SEC media days preview: SEC East

Georgia receiver Malcolm Mitchell is back and by all accounts healthy after injuries derailed his past two seasons. Dale Zanine/USA TODAY Sports

In just a few days, another session of the popular SEC media days will commence in Hoover, Alabama.

The event often has 1,000 media members credentialed. The hotel lobby gets packed with fans, especially when it's Alabama's day. Chants billow inside the hotel, as coaches and players parade around in fancy attire. They come ready to talk about just about everything under the sun as it relates to themselves, their teams and college football.

In anticipation of the event, we thought we'd preview all 14 teams attending. I'll handle the SEC Eastern Division participants, and Sam Khan will look at the SEC Western Division teams later.

Let's see what the East has to offer.


Welcome back, McElwain: This certainly isn't Jim McElwain's first stint in the SEC, but his days at Alabama were limited to the coordinator life. He didn't have to deal with the media days circus or being the face of a program. The laid-back McElwain, who replaced Will Muschamp after three years at Colorado State, likely won't be overwhelmed by all the faces, cameras, tweets and tape recorders that come with media days, but he will have to answer myriad questions about restoring a once dominant program. What's the plan at quarterback? How do you feel about the offensive line? Do you have an SEC receiver not named Demarcus Robinson? Will your dog be coaching at all this season? How much have you talked to Nick Saban since you took the job? How many times have you talked to Nick Saban since you woke up today? Get ready, Jim.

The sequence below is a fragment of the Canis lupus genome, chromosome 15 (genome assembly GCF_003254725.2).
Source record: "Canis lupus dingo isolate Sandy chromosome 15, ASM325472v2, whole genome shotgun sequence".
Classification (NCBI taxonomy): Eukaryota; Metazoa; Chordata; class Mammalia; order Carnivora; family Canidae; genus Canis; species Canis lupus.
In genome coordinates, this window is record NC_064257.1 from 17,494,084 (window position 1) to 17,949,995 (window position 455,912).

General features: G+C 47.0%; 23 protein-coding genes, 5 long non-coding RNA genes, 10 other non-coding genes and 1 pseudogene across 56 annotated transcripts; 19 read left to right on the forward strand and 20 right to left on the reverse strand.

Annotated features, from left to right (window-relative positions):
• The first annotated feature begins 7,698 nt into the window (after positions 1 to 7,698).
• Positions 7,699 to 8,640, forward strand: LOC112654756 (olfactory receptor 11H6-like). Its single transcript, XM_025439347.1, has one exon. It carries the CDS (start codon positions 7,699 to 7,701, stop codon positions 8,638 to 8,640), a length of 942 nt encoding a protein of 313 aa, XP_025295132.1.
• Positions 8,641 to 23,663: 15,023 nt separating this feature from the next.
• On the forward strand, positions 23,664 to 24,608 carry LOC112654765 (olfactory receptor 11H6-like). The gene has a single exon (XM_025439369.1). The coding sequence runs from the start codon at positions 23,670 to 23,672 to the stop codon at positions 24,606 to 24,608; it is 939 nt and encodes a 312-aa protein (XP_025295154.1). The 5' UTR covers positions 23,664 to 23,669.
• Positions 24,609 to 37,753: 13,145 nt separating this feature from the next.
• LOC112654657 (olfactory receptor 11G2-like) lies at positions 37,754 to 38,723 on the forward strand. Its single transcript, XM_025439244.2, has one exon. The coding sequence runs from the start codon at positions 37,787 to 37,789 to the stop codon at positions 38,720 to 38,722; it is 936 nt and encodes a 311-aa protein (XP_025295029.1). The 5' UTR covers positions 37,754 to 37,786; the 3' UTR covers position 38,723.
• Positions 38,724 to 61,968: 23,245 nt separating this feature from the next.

Malcolm Mitchell's return: The Bulldogs have questions at quarterback and issues along the defensive line. So what? We get to interact with Mitchell again after he spent the past two seasons plagued by injury issues. His devastating knee injury in 2013 was one thing, but having lingering knee issues in 2014 had to be incredibly frustrating. But Mitchell is back and by all accounts up to speed and ready to lead the Dawgs' seemingly unproven receiving corps. When Mitchell was healthy, he was one of the SEC's best athletes, and he can do this. He's one of the good guys in the league, and he's in a book club.


Can the offense actually carry this team? It's still a fluid situation at quarterback, but Kentucky's coaching staff believes it has the right weapons at running back and wide receiver to help whichever guy takes over under center. Running back Stanley "Boom" Williams might be the team's best player after he led the Wildcats with 1,159 all-purpose yards, including 486 rushing yards. With Braylon Heard gone, Jojo Kemp appears to have some motivation this offseason, and you could see a solid one-two punch at running back for Kentucky. At receiver, the loss of Demarco Robinson and Javess Blue hurt, but junior Ryan Timmons could be in line for a breakout season after leading the team in catches (45) and yards (536). Blake Bone is a legitimate deep threat, and Garrett Johnson is an explosive player after the catch. Add Shannon Dawson's more up-tempo air raid scheme, and the Cats could have a more imposing offense than we're used to.